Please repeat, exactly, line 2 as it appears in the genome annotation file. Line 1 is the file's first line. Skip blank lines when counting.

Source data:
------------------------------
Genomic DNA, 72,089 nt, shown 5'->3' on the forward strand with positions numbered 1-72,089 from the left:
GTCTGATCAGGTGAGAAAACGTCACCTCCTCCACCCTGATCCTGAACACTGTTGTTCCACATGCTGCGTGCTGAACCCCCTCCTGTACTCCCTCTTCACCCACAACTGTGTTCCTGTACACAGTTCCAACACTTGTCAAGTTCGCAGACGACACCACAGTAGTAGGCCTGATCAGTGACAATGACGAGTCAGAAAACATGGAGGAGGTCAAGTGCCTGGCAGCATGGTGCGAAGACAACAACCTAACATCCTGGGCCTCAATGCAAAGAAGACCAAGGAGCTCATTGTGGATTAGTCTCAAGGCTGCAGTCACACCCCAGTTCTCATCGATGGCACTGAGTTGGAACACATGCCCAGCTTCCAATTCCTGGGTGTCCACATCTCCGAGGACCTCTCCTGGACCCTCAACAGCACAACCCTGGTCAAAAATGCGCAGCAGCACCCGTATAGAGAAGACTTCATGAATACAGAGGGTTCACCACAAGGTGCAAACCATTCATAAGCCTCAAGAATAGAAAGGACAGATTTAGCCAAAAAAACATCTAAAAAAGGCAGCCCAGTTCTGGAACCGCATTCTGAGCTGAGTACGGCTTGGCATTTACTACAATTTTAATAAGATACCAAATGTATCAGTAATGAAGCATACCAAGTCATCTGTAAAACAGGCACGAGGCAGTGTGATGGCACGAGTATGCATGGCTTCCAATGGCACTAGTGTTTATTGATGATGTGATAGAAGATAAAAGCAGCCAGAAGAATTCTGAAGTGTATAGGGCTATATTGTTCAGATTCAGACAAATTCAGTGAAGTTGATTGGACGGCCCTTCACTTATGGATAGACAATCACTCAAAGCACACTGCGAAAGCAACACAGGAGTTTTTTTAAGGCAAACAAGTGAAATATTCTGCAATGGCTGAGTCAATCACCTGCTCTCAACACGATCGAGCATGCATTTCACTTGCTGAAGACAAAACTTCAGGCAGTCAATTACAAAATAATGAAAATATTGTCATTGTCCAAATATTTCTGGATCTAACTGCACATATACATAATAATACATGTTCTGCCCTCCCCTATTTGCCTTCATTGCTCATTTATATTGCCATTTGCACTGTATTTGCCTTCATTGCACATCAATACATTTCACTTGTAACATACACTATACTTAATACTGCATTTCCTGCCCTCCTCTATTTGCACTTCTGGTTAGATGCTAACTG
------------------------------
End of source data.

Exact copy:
GTCTGATCAGGTGAGAAAACGTCACCTCCTCCACCCTGATCCTGAACACTGTTGTTCCACATGCTGCGTGCTGAACCCCCTCCTGTACTCCCTCTTCACCCACAACTGTGTTCCTGTACACAGTTCCAACACTTGTCAAGTTCGCAGACGACACCACAGTAGTAGGCCTGATCAGTGACAATGACGAGTCAGAAAACATGGAGGAGGTCAAGTGCCTGGCAGCATGGTGCGAAGACAACAACCTAACATCCTGGGCCTCAATGCAAAGAAGACCAAGGAGCTCATTGTGGATTAGTCTCAAGGCTGCAGTCACACCCCAGTTCTCATCGATGGCACTGAGTTGGAACACATGCCCAGCTTCCAATTCCTGGGTGTCCACATCTCCGAGGACCTCTCCTGGACCCTCAACAGCACAACCCTGGTCAAAAATGCGCAGCAGCACCCGTATAGAGAAGACTTCATGAATACAGAGGGTTCACCACAAGGTGCAAACCATTCATAAGCCTCAAGAATAGAAAGGACAGATTTAGCCAAAAAAACATCTAAAAAAGGCAGCCCAGTTCTGGAACCGCATTCTGAGCTGAGTACGGCTTGGCATTTACTACAATTTTAATAAGATACCAAATGTATCAGTAATGAAGCATACCAAGTCATCTGTAAAACAGGCACGAGGCAGTGTGATGGCACGAGTATGCATGGCTTCCAATGGCACTAGTGTTTATTGATGATGTGATAGAAGATAAAAGCAGCCAGAAGAATTCTGAAGTGTATAGGGCTATATTGTTCAGATTCAGACAAATTCAGTGAAGTTGATTGGACGGCCCTTCACTTATGGATAGACAATCACTCAAAGCACACTGCGAAAGCAACACAGGAGTTTTTTTAAGGCAAACAAGTGAAATATTCTGCAATGGCTGAGTCAATCACCTGCTCTCAACACGATCGAGCATGCATTTCACTTGCTGAAGACAAAACTTCAGGCAGTCAATTACAAAATAATGAAAATATTGTCATTGTCCAAATATTTCTGGATCTAACTGCACATATACATAATAATACATGTTCTGCCCTCCCCTATTTGCCTTCATTGCTCATTTATATTGCCATTTGCACTGTATTTGCCTTCATTGCACATCAATACATTTCACTTGTAACATACACTATACTTAATACTGCATTTCCTGCCCTCCTCTATTTGCACTTCTGGTTAGATGCTAACTG